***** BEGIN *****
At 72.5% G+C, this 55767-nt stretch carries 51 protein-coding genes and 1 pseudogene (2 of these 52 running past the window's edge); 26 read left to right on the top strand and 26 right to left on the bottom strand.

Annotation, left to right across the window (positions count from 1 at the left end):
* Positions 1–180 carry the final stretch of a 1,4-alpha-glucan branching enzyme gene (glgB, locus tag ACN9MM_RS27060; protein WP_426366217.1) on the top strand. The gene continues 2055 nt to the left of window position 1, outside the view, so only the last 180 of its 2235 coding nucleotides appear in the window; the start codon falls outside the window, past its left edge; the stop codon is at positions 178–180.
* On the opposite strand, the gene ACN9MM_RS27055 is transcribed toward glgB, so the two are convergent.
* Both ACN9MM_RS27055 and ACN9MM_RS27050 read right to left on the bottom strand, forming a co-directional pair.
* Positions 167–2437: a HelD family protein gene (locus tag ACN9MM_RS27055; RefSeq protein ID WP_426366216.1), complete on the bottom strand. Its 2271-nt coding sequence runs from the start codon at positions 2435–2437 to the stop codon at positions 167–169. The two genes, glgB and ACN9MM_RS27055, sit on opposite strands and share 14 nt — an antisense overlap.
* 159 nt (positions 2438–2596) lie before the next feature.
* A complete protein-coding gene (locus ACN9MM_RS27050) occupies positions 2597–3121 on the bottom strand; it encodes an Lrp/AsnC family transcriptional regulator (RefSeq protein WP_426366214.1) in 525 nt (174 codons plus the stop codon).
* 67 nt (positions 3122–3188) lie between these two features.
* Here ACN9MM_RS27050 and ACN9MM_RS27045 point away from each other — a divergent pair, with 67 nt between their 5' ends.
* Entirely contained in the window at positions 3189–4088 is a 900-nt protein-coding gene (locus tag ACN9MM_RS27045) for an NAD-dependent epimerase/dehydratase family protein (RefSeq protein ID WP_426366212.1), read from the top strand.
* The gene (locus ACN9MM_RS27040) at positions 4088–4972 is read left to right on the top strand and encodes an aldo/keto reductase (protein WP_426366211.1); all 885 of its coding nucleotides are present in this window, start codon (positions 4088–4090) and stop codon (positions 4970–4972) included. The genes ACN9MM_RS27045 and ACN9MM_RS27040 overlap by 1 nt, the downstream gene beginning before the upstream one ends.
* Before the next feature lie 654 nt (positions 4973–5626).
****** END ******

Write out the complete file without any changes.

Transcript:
At 72.5% G+C, this 55767-nt stretch carries 51 protein-coding genes and 1 pseudogene (2 of these 52 running past the window's edge); 26 read left to right on the top strand and 26 right to left on the bottom strand.

Annotation, left to right across the window (positions count from 1 at the left end):
* Positions 1–180 carry the final stretch of a 1,4-alpha-glucan branching enzyme gene (glgB, locus tag ACN9MM_RS27060; protein WP_426366217.1) on the top strand. The gene continues 2055 nt to the left of window position 1, outside the view, so only the last 180 of its 2235 coding nucleotides appear in the window; the start codon falls outside the window, past its left edge; the stop codon is at positions 178–180.
* On the opposite strand, the gene ACN9MM_RS27055 is transcribed toward glgB, so the two are convergent.
* Both ACN9MM_RS27055 and ACN9MM_RS27050 read right to left on the bottom strand, forming a co-directional pair.
* Positions 167–2437: a HelD family protein gene (locus tag ACN9MM_RS27055; RefSeq protein ID WP_426366216.1), complete on the bottom strand. Its 2271-nt coding sequence runs from the start codon at positions 2435–2437 to the stop codon at positions 167–169. The two genes, glgB and ACN9MM_RS27055, sit on opposite strands and share 14 nt — an antisense overlap.
* 159 nt (positions 2438–2596) lie before the next feature.
* A complete protein-coding gene (locus ACN9MM_RS27050) occupies positions 2597–3121 on the bottom strand; it encodes an Lrp/AsnC family transcriptional regulator (RefSeq protein WP_426366214.1) in 525 nt (174 codons plus the stop codon).
* 67 nt (positions 3122–3188) lie between these two features.
* Here ACN9MM_RS27050 and ACN9MM_RS27045 point away from each other — a divergent pair, with 67 nt between their 5' ends.
* Entirely contained in the window at positions 3189–4088 is a 900-nt protein-coding gene (locus tag ACN9MM_RS27045) for an NAD-dependent epimerase/dehydratase family protein (RefSeq protein ID WP_426366212.1), read from the top strand.
* The gene (locus ACN9MM_RS27040) at positions 4088–4972 is read left to right on the top strand and encodes an aldo/keto reductase (protein WP_426366211.1); all 885 of its coding nucleotides are present in this window, start codon (positions 4088–4090) and stop codon (positions 4970–4972) included. The genes ACN9MM_RS27045 and ACN9MM_RS27040 overlap by 1 nt, the downstream gene beginning before the upstream one ends.
* Before the next feature lie 654 nt (positions 4973–5626).